Last edited by WRGKMC; 05-17-2017, 03:32 PM.

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      • #33
        Thanks again WRG for the tips!


        Originally posted by WRGKMC View Post
        After looking at the chassis pics I can tell you exactly where the hum is coming from.

        That amp is set up like my bassman is. It uses a Bias/Hum adjustment for balancing tube bias.

        What you do is tweak the bias pot till you hear minimal hum. That's it. Turn the standby on and off a few times to make sure the hum remains very low. If you cant get rid of the hum completely try a different set of power tubes. This is really common with these style amps. How low you can get the hum is purely based on having a good matching set of tubes and tweaking the balance.
        I got up the courage to adjust the bias/hum pot a couple of weeks ago. I didn't know if I could make adjustments with the amp powered on, so not taking a chance I would turn the pot slightly and then power up and test, power down, and repeat...
        It was a bit tedious, but in the end, going through the complete turn, the hum noise went down just marginally, if at all.

        What I do, instead of just using my ears is connect an AC meter with a low voltage setting of 2Vac to the speaker jack, no input, volume turned completely down and then adjust the pot till I get the lowest AC voltage. After that when I turn the standby switch on and off, I may get a slight surge where the hum might be a little louder, but after the surge it should be unnoticeable.
        How do you get at the speaker jack leads to do the test? Can you just use a speaker cable plugged into the jack and gain access to the leads on the other end of the cable? Can you use a metal screw driver to adjust the bias pot while the amp is on?

        Hum on this kind of bias balance amp is fairly normal. The type of tubes makes a big difference on how low you can get the hum. I've run Groove tubes and had good results. I used JJ's recently and the hum level would come and go so I went to Electro Harmonix and there's no hum at all (plus low hiss levels. If the tubes aren't well matched you may have to live with a minimal amont of hum till you change the tubes...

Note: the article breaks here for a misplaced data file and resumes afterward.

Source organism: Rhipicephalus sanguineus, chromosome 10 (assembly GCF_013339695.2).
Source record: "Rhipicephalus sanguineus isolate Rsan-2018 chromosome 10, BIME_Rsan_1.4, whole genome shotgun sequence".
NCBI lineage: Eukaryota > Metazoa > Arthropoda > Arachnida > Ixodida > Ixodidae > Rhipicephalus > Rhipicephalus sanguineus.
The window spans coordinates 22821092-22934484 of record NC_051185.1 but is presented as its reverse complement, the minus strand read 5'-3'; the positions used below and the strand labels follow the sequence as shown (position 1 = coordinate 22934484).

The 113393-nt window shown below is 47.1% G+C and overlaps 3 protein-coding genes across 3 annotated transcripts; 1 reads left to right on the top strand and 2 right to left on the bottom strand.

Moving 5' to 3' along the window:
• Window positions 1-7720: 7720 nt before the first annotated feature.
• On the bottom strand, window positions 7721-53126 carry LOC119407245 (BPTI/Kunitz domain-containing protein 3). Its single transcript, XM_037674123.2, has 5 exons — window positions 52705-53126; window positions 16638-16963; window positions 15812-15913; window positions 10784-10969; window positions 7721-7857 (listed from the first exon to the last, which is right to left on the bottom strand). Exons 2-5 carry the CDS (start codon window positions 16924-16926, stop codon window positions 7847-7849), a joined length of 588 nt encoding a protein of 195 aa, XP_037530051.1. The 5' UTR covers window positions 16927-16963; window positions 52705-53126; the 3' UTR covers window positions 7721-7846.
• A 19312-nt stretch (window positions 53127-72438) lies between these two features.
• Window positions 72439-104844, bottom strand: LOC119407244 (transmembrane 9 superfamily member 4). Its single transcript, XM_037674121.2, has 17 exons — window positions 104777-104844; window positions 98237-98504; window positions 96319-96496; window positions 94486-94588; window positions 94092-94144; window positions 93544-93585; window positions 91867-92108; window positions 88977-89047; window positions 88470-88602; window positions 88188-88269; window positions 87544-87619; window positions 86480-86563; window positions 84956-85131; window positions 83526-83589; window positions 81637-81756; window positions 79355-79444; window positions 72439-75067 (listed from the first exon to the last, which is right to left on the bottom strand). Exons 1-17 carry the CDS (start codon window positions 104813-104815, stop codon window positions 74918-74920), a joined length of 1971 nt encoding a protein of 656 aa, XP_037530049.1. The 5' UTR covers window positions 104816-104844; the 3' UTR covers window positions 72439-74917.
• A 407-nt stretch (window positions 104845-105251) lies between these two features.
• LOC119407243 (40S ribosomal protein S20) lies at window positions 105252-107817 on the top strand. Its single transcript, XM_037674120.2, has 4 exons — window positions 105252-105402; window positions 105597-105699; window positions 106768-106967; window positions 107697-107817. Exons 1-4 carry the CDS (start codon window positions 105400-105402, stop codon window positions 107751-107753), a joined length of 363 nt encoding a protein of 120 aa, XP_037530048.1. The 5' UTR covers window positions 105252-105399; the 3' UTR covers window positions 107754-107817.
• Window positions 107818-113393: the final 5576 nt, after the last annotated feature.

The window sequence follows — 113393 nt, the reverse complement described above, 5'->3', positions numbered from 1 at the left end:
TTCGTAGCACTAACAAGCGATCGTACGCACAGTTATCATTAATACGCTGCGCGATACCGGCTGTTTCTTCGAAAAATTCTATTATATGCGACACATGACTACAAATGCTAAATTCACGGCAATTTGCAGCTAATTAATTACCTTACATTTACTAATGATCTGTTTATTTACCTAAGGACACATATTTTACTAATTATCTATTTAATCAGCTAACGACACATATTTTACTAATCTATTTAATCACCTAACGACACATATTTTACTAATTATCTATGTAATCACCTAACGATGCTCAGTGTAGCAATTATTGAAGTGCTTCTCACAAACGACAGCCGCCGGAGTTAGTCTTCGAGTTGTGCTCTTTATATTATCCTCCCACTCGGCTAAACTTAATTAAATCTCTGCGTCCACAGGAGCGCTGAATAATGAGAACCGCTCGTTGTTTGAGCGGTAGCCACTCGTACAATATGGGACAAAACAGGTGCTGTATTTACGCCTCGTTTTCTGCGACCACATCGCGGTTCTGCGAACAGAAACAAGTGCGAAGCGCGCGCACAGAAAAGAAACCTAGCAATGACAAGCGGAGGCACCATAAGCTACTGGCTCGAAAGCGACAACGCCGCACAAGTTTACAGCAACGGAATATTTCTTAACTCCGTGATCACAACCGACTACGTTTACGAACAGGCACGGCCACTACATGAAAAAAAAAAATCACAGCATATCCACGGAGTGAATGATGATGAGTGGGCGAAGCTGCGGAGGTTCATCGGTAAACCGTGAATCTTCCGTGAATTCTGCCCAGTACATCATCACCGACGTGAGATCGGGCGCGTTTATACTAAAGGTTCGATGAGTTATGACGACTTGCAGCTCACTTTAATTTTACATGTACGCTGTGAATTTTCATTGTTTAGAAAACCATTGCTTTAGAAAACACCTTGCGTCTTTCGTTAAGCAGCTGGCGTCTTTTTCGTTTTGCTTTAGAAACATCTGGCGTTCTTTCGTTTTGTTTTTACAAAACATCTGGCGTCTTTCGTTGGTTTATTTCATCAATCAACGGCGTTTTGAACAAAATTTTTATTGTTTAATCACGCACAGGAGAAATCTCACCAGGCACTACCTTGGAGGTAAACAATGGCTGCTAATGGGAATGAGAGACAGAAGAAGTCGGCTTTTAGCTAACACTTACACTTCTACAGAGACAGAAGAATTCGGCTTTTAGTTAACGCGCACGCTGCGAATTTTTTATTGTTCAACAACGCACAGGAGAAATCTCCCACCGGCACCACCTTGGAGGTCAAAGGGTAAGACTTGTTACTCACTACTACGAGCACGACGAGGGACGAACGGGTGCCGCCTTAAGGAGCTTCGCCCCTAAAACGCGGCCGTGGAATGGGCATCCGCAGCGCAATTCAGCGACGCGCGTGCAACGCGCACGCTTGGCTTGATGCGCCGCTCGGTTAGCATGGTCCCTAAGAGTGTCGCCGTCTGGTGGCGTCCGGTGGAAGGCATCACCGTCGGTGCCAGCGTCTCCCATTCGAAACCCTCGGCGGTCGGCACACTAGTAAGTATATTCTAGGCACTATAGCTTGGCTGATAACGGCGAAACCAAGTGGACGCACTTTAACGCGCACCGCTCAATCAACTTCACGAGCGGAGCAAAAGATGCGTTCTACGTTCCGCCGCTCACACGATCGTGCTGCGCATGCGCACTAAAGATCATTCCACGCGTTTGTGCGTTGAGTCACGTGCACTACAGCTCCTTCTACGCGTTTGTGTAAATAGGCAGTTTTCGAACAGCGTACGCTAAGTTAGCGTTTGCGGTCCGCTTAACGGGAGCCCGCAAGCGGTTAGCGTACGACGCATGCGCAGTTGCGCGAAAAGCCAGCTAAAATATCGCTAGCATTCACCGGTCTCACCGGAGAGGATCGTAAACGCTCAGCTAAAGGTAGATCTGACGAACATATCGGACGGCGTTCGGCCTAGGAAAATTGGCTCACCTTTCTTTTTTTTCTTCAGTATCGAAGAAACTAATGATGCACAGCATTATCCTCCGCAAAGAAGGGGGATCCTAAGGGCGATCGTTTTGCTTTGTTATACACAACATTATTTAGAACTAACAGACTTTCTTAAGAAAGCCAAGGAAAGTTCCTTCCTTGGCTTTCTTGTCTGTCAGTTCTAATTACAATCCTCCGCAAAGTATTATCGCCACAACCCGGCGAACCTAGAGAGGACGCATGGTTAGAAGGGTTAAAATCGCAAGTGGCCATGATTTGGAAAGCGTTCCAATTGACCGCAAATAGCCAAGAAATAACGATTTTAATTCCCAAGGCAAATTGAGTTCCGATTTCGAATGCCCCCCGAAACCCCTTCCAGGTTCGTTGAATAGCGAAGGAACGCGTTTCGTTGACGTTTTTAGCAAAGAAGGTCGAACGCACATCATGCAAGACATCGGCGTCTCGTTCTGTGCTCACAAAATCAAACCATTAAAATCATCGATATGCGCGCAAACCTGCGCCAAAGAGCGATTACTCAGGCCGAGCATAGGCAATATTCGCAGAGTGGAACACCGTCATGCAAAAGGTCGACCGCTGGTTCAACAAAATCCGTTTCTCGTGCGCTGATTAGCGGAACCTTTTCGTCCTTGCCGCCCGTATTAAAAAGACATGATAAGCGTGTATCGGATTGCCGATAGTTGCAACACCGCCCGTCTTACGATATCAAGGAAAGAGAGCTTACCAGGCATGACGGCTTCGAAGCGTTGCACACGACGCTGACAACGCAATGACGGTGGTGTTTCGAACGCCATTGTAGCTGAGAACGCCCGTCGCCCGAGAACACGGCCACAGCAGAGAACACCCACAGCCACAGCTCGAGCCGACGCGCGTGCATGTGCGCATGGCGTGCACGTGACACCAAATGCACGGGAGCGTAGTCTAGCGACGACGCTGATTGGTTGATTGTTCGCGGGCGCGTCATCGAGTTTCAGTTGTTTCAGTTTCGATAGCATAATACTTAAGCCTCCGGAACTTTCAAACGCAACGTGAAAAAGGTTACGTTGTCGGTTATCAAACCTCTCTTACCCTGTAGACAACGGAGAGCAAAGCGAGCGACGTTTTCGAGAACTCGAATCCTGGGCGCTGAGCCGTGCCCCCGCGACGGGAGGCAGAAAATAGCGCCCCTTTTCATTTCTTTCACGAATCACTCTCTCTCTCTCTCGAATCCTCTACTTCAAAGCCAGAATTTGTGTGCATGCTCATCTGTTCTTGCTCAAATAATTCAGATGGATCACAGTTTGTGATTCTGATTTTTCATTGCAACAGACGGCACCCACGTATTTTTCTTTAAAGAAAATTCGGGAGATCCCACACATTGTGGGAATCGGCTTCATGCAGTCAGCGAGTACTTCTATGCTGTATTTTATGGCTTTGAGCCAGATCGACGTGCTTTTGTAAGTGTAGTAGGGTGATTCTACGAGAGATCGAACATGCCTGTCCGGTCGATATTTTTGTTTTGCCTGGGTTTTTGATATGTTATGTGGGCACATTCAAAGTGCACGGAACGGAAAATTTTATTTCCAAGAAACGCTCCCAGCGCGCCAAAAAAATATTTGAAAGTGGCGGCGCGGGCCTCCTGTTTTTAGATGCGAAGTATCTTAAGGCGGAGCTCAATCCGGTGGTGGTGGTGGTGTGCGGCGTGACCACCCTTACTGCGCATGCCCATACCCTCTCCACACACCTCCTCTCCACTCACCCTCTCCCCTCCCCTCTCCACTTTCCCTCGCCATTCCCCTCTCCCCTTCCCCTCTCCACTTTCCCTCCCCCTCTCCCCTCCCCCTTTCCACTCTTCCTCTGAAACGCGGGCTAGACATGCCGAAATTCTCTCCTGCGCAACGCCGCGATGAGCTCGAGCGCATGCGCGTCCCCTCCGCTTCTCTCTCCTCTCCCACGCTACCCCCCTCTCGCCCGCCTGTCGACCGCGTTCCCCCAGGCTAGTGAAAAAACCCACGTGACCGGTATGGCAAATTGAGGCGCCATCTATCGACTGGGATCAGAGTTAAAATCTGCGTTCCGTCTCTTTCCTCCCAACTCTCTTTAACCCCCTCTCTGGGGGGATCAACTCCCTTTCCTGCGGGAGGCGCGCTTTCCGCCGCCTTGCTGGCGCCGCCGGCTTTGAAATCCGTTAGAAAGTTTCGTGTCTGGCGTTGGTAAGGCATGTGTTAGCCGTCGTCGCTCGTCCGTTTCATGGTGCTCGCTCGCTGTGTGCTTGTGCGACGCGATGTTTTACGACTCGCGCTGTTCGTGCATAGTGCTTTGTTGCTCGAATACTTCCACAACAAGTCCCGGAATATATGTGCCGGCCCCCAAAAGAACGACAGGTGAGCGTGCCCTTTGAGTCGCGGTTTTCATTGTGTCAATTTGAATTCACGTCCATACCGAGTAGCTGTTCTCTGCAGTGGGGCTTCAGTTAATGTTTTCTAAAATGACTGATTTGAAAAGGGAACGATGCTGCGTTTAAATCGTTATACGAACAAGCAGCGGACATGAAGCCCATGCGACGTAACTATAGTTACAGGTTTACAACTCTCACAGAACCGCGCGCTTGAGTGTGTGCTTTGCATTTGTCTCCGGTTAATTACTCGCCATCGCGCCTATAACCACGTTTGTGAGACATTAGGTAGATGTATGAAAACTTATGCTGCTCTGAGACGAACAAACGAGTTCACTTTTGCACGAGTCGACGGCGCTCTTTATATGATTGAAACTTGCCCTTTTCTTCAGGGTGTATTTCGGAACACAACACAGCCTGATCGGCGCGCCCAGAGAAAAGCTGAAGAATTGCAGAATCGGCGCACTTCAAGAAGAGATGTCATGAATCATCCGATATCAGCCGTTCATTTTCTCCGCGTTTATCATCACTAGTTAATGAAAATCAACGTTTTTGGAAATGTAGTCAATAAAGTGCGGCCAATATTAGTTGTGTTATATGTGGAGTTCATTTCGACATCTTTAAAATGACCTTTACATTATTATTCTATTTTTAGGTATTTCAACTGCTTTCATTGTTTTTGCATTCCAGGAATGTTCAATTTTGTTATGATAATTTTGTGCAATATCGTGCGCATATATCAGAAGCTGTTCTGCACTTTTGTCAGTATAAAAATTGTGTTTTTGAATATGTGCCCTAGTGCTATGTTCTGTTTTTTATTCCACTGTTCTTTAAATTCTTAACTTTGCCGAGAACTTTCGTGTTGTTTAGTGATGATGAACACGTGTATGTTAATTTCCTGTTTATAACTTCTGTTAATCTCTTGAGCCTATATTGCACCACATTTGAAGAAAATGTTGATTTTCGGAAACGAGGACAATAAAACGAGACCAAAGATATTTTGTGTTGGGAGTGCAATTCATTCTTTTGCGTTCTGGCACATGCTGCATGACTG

...You did mention about shielding inside the amp case. Whet the old fenders like mine used was steel screen stapled to the cab casing.
        I don't really know what to do next to tell you the truth.
        On the one hand, this is a brand new amp with a lifetime warranty.
        I could certainly swap some tubes to see what happens but... that would be an extra investment on my part that would be covered by the builder.
        And I wouldn't want to mess with shielding the cab either. This would be his job to do.

        But as I mentioned just before, just getting the amp to the builder and back is going to cost someone at least $200.
        So I think you can see the conundrum I am in.

        Don't use aluminum foil or aluminum flashing tape. Aluminum sucks for blocking hum AC hum passes right through it. It will work if its 1/4" or more but paper thin copper foil will work twice as well.
        Speaking of aluminum flashing tape...
        When I was separating my Fender Princeton II combo into head and speaker cab a couple of years ago I knew I was supposed to shield the top of the cab.
        I had already bought some window screening to use as the shielding but decided to use aluminum flashing tape because I looked at my Fender Vibroverb cab and saw a sheet of metal tape stuck to the top of the cabs. Granted, it was a different tape than what I was using, but it seemed like it would be easier to install.

        Well fast forward... My Princeton II also has a hum/hiss now on par with the new amp.
        Before I split the amp into head and speaker cab it was dead quiet. It had a metal sheet at the top of the cab.
        So maybe that's where I should be concentrating on?




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        • #34
          Originally posted by Jazzer2020 View Post
          ...
          How do you get at the speaker jack leads to do the test? Can you just use a speaker cable plugged into the jack and gain access to the leads on the other end of the cable? Can you use a metal screw driver to adjust the bias pot while the amp is on? ...
          leave the speaker plugged into the amplifier - connect the leads of your voltmeter to the terminals of the speaker